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Results and discussion

Of the 70 top-fished species, twenty (28.6 percent) were not assessed by the IUCN Red List, including two of the ten most fished species (Alaska pollock, Gadus chalcogrammus; and blue whiting, Micromesistius poutassou). We compared the IUCN Red List assessment rates and Vulnerability Index values of top-fished species with the larger commercial species groups (commercial and highly commercial species). IUCN Red List assessment rates are higher in top-fished species than in commercial categories (Table 1). Vulnerability Index values were not significantly different among top-fished species and those considered to have a commercial or highly commercial interest according to FishBase’s classification. Nevertheless, Vulnerability Index values for top-fished species tended to be lower than in the other categories (Table 1).

Miranda, IUCN Red List, Table 1

CategoryTop-Fished SpeciesCommercial SpeciesHighly Commercial Species
IUCN Red List-assessed species50 (71.4%)1217 (59.2%)126 (56%)
Unassessed species20 (28.6%)839 (40.8%)99 (44%)
Vulnerability Index (Median, Q1, and Q3)34.47 (24.7–50.67)40 (30–56)55.5 (33.3–63.75)
Table 1: Number and proportion of IUCN Red List-assessed and unassessed species for each species sub-set, and their average vulnerability indices.

IUCN Red List assessment dates ranged between 1996 and 2021, with twenty species (40 percent of assessed species) assessed in 2011 and previous years, and thus having outdated assessments. Within the assessed species, we also found cases of deficient evaluation, with six classified as Data Deficient (DD), five fish and one cephalopod (Table 2). We also found two species with old assessments (Atlantic cod, Gadus morhua; and haddock, Melanogrammus aeglefinus, dating from 1996) that do not have complete information. Most assessed species, 33 out of 50 (66.6 percent), were under fishing pressure. Almost all assessed species (48 out of 50) had information on population trends, but many of them (23, 48 percent) had unknown trends. Most IUCN Red List-assessed species have only been assessed once (38 out of 50), while multiple assessments have been conducted twice for nine species and three times for three species, all of them from the tuna genus Thunnus.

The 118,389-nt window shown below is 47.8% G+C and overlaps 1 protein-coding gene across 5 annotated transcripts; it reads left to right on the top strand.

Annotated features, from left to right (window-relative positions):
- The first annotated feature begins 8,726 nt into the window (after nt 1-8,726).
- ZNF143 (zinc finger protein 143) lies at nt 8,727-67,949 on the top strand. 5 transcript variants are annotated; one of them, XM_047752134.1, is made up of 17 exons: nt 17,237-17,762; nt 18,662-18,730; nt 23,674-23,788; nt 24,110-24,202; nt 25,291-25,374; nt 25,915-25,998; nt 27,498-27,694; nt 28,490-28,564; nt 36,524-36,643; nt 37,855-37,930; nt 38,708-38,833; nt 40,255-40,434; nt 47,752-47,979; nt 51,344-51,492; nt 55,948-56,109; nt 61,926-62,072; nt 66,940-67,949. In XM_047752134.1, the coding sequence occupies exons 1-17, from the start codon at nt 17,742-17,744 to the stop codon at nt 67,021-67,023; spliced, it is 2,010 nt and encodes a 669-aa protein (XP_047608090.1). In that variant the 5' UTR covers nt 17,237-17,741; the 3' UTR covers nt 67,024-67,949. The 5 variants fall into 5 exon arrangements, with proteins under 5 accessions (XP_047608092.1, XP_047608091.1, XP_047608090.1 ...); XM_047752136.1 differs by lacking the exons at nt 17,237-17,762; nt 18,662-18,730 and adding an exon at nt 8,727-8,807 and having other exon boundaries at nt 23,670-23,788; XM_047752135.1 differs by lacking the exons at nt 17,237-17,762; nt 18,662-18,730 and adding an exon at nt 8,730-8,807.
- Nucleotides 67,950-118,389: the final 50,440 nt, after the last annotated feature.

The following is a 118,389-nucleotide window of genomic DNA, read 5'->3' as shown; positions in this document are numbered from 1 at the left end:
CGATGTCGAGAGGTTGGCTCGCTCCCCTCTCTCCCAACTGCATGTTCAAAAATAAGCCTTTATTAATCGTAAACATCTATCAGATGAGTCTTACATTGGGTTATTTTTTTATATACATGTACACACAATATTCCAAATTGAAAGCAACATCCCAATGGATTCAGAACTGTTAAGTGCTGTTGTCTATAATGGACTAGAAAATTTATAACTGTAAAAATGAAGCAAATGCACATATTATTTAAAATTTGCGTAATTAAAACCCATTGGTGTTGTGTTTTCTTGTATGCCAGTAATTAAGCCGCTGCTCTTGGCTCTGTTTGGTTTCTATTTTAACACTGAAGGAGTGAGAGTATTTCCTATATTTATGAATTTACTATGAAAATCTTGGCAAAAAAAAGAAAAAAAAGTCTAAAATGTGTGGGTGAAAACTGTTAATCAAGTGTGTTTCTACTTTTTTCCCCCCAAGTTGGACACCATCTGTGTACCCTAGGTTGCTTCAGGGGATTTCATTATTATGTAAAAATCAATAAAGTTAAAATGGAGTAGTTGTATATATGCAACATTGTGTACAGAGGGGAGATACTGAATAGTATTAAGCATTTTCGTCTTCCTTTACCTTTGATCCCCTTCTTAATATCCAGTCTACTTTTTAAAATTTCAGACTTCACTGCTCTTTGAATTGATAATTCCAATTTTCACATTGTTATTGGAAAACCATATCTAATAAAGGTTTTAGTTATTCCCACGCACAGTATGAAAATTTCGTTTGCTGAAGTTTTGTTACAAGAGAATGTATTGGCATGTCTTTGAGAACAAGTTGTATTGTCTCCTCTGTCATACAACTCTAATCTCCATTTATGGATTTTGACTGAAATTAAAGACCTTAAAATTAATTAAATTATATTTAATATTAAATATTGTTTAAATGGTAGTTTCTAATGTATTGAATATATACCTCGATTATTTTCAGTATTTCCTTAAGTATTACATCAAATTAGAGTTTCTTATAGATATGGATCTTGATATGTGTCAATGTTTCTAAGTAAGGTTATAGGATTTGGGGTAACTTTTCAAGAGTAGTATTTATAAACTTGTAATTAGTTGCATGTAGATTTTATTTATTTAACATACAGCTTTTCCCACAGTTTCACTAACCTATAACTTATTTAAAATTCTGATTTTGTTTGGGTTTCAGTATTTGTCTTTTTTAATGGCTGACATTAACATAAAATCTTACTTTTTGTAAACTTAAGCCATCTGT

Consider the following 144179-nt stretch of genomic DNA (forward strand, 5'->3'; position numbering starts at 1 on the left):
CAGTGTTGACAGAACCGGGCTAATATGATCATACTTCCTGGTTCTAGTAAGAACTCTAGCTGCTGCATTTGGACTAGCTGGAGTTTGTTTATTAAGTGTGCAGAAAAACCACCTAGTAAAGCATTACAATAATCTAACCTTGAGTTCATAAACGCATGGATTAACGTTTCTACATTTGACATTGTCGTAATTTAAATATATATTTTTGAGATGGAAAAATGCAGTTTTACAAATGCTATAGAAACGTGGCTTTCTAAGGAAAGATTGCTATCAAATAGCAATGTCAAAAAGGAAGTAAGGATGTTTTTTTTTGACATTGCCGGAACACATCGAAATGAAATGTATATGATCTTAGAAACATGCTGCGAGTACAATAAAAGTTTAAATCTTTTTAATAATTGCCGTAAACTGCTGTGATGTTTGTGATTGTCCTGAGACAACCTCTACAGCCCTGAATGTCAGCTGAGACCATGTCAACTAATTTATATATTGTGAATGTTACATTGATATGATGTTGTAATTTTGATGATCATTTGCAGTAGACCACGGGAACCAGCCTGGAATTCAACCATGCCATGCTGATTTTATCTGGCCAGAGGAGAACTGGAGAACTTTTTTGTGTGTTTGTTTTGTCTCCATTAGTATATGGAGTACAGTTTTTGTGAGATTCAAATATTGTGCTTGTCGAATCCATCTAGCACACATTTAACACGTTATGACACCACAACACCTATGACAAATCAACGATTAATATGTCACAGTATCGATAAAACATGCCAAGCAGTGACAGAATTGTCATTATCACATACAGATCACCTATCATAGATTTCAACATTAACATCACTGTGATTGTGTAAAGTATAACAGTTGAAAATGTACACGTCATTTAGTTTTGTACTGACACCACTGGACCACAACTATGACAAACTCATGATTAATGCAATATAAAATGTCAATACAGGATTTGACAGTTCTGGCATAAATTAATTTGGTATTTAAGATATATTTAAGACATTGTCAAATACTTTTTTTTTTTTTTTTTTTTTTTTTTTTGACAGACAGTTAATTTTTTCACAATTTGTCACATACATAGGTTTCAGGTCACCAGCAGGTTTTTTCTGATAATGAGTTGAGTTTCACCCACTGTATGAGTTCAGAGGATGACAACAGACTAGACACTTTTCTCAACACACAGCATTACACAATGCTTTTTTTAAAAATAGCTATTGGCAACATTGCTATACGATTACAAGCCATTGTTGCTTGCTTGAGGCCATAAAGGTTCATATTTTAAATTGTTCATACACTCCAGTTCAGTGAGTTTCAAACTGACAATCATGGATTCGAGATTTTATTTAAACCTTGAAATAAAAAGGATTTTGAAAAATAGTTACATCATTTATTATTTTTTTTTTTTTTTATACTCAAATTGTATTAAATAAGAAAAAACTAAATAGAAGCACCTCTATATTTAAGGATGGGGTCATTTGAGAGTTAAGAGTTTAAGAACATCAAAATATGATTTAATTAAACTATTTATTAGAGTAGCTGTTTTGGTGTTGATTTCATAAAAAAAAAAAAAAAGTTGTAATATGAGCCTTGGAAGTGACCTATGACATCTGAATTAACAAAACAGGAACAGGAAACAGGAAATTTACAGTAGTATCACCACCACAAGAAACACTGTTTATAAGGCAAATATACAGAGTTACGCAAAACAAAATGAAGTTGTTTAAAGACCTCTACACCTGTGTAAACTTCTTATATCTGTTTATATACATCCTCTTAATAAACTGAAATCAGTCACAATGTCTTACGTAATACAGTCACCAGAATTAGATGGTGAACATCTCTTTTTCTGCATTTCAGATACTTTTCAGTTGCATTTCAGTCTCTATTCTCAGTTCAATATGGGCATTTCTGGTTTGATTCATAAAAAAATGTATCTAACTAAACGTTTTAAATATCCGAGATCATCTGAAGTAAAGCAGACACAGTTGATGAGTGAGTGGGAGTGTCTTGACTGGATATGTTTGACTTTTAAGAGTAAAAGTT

Miranda, IUCN Red List, Table 2

Top-fished species6 (-8.6%)37 (-48.6%)4 (-7.1%)3 (-5.7%)20 (-30.0%)
IUCN Red List fishing pressure threat4 (-66.7%)31 (-83.8%)4 (-100%)1 (-33.3%) ---
Vulnerability index (VI) median (Q1, Q3)47.9 (21.5–69.7)36 (20.2–51.6)37.1 (30–68.5)45.5 (37.5–57.9)41.4 (25.5–49.6)
Table 2: Number and percentage of top-fished species assessed in the IUCN Red List, and their population trends and vulnerability indices. Categories of IUCN Red List conservation status: DD (Data Deficient), LC (Least Concern), NT (Near Threatened), VU (Vulnerable), NE (Not Evaluated). Adapted from the original.

We examined the catches/MSY (maximum sustainable yield, the theoretically largest yield or catch that can be harvested from a species’ stock) ratio trend in NT and VU species and observed that one species, haddock, had increased this ratio since 2013 and currently was over 1 (Fig. 1). The remaining species have stocks managed more sustainably, according to the RAM database.

Fig. 1: Trends in catches/MSY ratio between 1996 and 2020 for species in IUCN Red List categories NT (Near Threatened, grey line) and VU (Vulnerable, black lines).

The revision of the conservation status and population trends of the main fish species of commercial interest is urgent and mandatory. Solutions for restoring marine ecosystems and the fish species that live in them are still under debate, but scholars and international organizations agree that sustainable management is becoming more and more urgent in several fish stocks.

Since fishes represent most of the top-fished species, and some values such as the FishBase Vulnerability Index or commercial category were only available for them, we have focused the discussion on this taxonomic group. However, we acknowledge that many of the problems detected for fishes can be present in other groups. For instance, cephalopods have increased in commercial importance in the last decades and yet face several threats from unregulated fisheries, bycatch and poor life-history knowledge.